Entrepreneurs often tell us that they wish they had taken more time to understand the various contracts that they have already entered into as they built their businesses. As part of the sale process, the buyer and its attorneys will look through significant contracts to identify potential red flags. These can include terms that limit the company’s ability to expand its business (such as non-competition provisions), lock the company into always giving a customer its best pricing (often referred to as a “most-favored-nation” clause) or expose the company to significant potential liability (often through unlimited indemnification obligations). While the main goal should be to avoid these types of provisions, new companies must agree to them from time-to-time in order to close a big sale or secure an important relationship. Sophisticated buyers may find these red flags and make them a significant deal point that results in adjustments to the purchase price or requires special indemnities by the company in favor of the buyer. By understanding existing contracts and putting in place an organized and disciplined contracting approach (including signing authority), entrepreneurs can get ahead of these potential issues – and possibly avoid them altogether.

3. Don’t forget IP assignment agreements

Entrepreneurs are often diligent about the need for trademarks, copyrights and patents, but they often forget how important it is to make sure that the company’s intellectual property, or IP, is secured. During the sale process, a company’s intellectual property history, and how well the company has protected its assets, will be closely scrutinized by the buyer. A company will almost certainly have to prove that all employees and contractors (or at least all individuals that have generated IP) have signed an agreement to protect proprietary information and assign any intellectual property to the company.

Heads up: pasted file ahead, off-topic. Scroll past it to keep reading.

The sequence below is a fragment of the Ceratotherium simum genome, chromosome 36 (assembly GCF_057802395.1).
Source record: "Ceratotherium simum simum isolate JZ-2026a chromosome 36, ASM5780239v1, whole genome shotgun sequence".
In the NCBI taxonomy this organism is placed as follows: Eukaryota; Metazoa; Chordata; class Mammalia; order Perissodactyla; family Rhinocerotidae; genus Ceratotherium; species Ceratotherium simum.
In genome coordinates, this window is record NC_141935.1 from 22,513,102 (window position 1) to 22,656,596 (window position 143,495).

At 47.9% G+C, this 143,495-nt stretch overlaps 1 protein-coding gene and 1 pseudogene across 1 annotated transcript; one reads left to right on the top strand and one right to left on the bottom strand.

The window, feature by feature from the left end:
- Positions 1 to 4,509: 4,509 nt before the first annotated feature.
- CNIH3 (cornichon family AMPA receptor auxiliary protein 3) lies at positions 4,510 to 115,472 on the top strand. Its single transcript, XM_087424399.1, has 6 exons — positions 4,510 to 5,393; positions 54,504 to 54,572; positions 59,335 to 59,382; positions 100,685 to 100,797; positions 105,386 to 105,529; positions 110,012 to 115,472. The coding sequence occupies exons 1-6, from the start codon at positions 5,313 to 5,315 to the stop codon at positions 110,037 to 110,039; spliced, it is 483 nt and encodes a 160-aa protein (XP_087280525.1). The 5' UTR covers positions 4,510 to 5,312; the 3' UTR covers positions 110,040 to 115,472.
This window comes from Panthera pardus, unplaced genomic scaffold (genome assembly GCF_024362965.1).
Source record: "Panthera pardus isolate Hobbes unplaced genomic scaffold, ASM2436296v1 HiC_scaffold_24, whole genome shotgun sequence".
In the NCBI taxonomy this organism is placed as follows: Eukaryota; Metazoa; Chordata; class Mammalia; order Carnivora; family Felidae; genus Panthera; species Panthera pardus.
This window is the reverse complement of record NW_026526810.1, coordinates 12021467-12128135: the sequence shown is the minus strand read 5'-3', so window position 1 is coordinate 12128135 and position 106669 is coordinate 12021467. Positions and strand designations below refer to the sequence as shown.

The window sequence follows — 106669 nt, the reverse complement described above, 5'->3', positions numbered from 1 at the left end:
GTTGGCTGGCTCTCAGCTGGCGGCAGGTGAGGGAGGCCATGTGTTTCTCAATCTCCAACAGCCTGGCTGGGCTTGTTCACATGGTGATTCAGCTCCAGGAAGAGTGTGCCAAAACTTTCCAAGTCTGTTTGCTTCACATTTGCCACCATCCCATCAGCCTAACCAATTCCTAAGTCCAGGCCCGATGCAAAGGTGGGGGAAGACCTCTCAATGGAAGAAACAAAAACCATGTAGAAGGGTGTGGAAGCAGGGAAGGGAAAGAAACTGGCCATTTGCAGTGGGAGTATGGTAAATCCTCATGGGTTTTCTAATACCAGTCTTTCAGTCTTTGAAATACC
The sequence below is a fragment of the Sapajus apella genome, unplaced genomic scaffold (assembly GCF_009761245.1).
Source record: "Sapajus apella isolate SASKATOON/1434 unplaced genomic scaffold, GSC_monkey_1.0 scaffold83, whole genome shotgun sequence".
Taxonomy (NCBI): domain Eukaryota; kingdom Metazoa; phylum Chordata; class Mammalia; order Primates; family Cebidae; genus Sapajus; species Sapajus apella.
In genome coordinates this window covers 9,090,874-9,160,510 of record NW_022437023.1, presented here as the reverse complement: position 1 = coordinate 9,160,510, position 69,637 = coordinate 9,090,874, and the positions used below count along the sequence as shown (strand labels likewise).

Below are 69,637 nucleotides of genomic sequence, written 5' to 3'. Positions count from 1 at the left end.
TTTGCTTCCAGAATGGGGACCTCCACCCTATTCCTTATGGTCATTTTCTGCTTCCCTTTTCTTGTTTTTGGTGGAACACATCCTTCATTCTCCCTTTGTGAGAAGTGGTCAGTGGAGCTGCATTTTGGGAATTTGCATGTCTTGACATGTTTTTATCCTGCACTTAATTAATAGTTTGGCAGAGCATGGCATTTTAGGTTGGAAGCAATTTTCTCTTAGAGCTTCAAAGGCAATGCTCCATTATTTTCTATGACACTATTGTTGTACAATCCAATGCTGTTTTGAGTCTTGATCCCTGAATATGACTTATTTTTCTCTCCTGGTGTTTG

Determining whether every employee and contractor has signed an agreement can be a burdensome task, and having gaps in the documentation can make a buyer nervous. Entrepreneurs need to be disciplined in having every employee or contractor sign an agreement and organize them in a central location. This will help entrepreneurs lock up their IP, give comfort to prospective buyers and minimize the risk that an entrepreneur has to concede value to a buyer or chase down current or former employees for IP assignments on the eve of a transaction. We provide our entrepreneurs forms of these agreements, often referred to as PIIAs or EPIAs for employees, and consulting agreements or MSAs for contractors.